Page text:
Pressure is mounting on the Scottish Government to confirm that school exams will take place this year as planned.

The Scottish Conservatives say parents and pupils are already making their voices heard that another year of exam chaos is “unthinkable” following two years of disruption.

This comes after education secretary Shirley-Anne Somerville said in an interview on Sunday that a decision on whether national Scottish Qualifications Authority (SQA) exams will go ahead for the first time since before Covid could be delayed until March.

In an effort to provide reassurance, she tweeted on Monday: “For learners, parents and teachers who are understandably concerned about exams and Covid disruption, a thread…

“The clear intention is for Nat 5, Higher and Advanced Higher exams to take place in the spring. However, due to uncertainty over the pandemic, two contingency plans are in place.

“If there is significant further disruption across the country, learners will get additional support to help them prepare for exams.”

Oliver Mundell MSP, Scottish Conservative shadow education secretary, said: “The SNP must guarantee that every pupil will be able to sit their exams this year as planned.

“Parents and pupils are already making their voices heard that another year of exam chaos is unthinkable after the disaster we’ve seen over the last two years.

“They cannot be left in the dark until the end of March. After years of upheaval and uncertainty, Scotland’s young people deserve a return to a normal school experience.

“The SNP cannot keep disrupting pupils’ education by cancelling exams year after year.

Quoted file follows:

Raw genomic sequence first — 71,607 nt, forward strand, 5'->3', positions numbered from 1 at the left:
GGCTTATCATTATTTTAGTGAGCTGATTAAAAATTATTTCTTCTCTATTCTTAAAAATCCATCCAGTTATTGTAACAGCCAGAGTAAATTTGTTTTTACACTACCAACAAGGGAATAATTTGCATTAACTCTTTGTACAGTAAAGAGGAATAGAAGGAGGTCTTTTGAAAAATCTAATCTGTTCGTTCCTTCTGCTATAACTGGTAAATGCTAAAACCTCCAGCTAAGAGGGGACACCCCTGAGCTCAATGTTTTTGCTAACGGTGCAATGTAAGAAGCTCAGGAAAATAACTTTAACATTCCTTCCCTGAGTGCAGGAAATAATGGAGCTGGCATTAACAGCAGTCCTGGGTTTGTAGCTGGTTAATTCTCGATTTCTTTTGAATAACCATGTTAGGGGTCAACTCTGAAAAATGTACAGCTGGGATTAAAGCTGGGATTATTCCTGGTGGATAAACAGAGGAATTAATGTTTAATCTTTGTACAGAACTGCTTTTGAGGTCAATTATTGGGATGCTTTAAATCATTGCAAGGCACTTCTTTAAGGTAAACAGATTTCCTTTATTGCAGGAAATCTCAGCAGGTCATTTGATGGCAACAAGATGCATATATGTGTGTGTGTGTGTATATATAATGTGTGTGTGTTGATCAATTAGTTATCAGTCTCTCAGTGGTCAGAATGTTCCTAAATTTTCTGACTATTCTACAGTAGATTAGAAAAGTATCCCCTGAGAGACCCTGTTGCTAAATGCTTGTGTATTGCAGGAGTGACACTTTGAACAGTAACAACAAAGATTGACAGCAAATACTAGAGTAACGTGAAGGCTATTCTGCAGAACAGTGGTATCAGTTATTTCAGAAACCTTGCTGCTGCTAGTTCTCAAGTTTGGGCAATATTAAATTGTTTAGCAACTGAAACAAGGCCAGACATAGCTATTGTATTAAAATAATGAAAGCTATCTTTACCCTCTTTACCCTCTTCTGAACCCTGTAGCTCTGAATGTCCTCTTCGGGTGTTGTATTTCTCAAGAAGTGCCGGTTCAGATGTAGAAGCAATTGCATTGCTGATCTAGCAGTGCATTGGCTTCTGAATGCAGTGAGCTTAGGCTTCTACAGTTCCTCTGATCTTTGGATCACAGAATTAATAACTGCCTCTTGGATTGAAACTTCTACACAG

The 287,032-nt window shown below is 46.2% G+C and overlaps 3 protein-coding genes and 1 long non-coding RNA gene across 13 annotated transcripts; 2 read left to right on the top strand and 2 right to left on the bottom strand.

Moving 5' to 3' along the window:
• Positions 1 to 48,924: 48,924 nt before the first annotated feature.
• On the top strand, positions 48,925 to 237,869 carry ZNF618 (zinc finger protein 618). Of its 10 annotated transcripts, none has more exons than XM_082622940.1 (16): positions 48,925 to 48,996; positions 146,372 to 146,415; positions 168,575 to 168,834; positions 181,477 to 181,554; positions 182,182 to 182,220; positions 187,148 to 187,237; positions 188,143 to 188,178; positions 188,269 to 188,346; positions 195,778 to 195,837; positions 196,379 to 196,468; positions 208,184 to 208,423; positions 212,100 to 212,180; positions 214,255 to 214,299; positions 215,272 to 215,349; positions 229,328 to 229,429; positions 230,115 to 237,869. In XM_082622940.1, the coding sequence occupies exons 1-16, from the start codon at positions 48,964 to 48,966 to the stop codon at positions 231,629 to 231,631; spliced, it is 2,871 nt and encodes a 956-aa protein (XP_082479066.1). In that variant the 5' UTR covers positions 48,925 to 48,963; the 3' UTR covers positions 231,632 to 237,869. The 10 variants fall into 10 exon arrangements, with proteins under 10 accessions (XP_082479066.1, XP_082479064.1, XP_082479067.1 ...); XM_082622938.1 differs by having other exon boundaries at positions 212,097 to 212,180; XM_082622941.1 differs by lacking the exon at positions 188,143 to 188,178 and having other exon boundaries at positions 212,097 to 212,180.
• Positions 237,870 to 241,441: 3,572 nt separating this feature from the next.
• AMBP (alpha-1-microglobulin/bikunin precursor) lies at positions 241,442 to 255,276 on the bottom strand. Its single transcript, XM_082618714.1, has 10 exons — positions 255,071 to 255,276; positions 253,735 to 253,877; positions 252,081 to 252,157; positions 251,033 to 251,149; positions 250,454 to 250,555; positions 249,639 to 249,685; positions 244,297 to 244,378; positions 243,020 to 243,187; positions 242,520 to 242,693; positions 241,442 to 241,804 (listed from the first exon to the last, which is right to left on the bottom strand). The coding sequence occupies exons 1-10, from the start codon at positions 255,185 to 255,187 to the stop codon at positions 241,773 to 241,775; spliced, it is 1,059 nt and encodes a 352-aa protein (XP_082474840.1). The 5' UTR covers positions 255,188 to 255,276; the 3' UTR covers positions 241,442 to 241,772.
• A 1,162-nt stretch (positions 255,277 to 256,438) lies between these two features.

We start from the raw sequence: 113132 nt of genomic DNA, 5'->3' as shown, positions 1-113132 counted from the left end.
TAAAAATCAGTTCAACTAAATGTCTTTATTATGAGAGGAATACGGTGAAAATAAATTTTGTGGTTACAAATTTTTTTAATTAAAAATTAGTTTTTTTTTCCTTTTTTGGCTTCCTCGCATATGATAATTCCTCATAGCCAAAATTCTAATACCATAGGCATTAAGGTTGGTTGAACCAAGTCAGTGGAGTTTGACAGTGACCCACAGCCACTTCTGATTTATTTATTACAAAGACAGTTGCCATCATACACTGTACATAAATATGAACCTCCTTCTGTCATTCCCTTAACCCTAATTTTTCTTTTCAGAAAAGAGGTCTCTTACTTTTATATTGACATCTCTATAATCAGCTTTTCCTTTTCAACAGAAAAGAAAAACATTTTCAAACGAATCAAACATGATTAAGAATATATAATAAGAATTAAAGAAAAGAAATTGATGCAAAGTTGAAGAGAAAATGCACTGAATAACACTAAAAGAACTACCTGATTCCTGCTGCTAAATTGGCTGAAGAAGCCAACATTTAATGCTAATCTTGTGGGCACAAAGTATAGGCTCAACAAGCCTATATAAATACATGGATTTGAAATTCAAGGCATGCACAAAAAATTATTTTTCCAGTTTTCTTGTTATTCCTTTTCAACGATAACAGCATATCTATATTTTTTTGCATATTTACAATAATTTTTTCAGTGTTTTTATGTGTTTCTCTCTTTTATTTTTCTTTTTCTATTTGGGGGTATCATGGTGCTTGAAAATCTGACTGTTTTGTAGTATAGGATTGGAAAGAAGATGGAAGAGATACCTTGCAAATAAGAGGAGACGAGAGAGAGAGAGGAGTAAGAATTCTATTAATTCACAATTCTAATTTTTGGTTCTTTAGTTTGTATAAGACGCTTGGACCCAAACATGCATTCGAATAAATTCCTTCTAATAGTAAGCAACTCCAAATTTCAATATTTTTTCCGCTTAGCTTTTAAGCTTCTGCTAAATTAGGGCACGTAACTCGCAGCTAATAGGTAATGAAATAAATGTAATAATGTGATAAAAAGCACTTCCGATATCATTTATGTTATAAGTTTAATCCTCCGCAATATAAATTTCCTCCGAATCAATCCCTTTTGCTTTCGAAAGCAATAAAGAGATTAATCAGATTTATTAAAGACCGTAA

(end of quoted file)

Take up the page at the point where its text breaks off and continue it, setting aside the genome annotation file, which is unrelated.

“We must get back to the strong exam system that ranked among the best in the world before the SNP came to power.”

It is reported that a letter was issued to schools and colleges yesterday about support for students as Covid disruption continues.

According to the document, it remains “the clear intention for the 2022 SQA exams to take place”. They will only be cancelled “if public health advice restricts physical gatherings at the time of the exams”.

On BBC Scotland’s The Sunday Show, Ms Somerville was asked when the decision would be made to give children and teachers some certainty. She said: “The very latest we think it can be made is the end of March but it doesn’t have to wait until then.”

“The [SQA] made that announcement before the [2021] summer holidays. Very importantly, they are still keeping in close contact with stakeholders to see if any of the contingencies that the SQA have designed need to be put in place.

“We have two contingencies – one if we get to the exam diet and for public health reasons exams can’t take place, the young people would have the professional judgment of the teachers being used based on evidence.

“We also have another contingency that is ready to be used if necessary if we see even further disruption to learning over the next couple of terms but that children can still have exams.”